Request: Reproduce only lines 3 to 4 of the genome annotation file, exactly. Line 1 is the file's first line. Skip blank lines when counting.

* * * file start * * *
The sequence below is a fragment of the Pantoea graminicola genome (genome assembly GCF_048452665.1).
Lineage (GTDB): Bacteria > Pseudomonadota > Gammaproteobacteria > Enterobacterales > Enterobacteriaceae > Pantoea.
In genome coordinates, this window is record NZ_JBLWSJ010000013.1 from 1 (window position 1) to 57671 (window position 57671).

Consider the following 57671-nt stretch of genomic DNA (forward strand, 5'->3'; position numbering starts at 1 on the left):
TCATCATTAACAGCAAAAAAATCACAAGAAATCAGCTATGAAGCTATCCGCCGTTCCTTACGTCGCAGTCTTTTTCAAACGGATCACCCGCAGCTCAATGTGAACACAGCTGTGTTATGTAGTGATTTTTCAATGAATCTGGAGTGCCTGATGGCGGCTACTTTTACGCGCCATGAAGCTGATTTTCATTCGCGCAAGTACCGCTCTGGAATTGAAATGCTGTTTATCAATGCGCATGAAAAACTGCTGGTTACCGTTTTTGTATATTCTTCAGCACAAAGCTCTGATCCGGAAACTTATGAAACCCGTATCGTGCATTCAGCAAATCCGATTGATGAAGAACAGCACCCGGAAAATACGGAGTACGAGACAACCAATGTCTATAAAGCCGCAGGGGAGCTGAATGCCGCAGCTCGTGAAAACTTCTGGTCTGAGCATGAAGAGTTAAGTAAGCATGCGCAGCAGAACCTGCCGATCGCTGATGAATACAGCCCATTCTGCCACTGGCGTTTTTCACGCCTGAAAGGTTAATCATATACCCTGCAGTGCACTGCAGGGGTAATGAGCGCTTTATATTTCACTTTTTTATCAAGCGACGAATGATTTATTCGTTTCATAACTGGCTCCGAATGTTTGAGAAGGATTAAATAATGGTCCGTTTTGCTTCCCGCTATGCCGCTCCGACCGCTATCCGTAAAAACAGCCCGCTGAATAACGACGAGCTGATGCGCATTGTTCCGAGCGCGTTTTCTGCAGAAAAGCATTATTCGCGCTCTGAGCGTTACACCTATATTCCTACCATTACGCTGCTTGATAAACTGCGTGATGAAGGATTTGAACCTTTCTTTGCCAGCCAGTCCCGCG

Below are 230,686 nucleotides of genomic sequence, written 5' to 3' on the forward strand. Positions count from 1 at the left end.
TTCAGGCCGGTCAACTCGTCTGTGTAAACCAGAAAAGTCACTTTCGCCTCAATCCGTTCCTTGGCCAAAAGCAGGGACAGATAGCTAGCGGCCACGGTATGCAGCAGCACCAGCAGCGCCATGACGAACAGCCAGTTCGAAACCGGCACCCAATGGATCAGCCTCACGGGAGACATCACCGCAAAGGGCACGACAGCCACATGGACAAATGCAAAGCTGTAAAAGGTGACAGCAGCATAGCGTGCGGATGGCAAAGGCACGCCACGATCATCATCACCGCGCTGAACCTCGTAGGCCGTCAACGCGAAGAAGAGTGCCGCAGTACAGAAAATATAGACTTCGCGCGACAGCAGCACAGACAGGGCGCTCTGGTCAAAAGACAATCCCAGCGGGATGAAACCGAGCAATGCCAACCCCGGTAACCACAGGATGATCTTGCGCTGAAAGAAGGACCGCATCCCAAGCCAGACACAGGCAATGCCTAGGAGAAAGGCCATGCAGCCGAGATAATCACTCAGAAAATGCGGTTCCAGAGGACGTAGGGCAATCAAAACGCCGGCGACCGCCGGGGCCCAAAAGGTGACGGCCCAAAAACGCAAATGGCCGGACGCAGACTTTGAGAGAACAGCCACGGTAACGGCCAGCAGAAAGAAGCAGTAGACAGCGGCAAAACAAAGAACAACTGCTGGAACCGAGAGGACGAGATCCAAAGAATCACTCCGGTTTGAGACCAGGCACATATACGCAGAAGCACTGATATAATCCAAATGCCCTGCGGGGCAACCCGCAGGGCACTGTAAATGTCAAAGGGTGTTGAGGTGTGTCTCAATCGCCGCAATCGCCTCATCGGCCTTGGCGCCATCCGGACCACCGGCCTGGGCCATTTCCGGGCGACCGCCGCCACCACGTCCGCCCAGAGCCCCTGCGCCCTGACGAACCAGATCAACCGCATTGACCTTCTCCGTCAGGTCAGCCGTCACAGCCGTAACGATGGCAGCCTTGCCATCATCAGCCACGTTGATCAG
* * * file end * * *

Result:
In genome coordinates, this window is record NZ_JBLWSJ010000013.1 from 1 (window position 1) to 57671 (window position 57671).

Consider the following 57671-nt stretch of genomic DNA (forward strand, 5'->3'; position numbering starts at 1 on the left):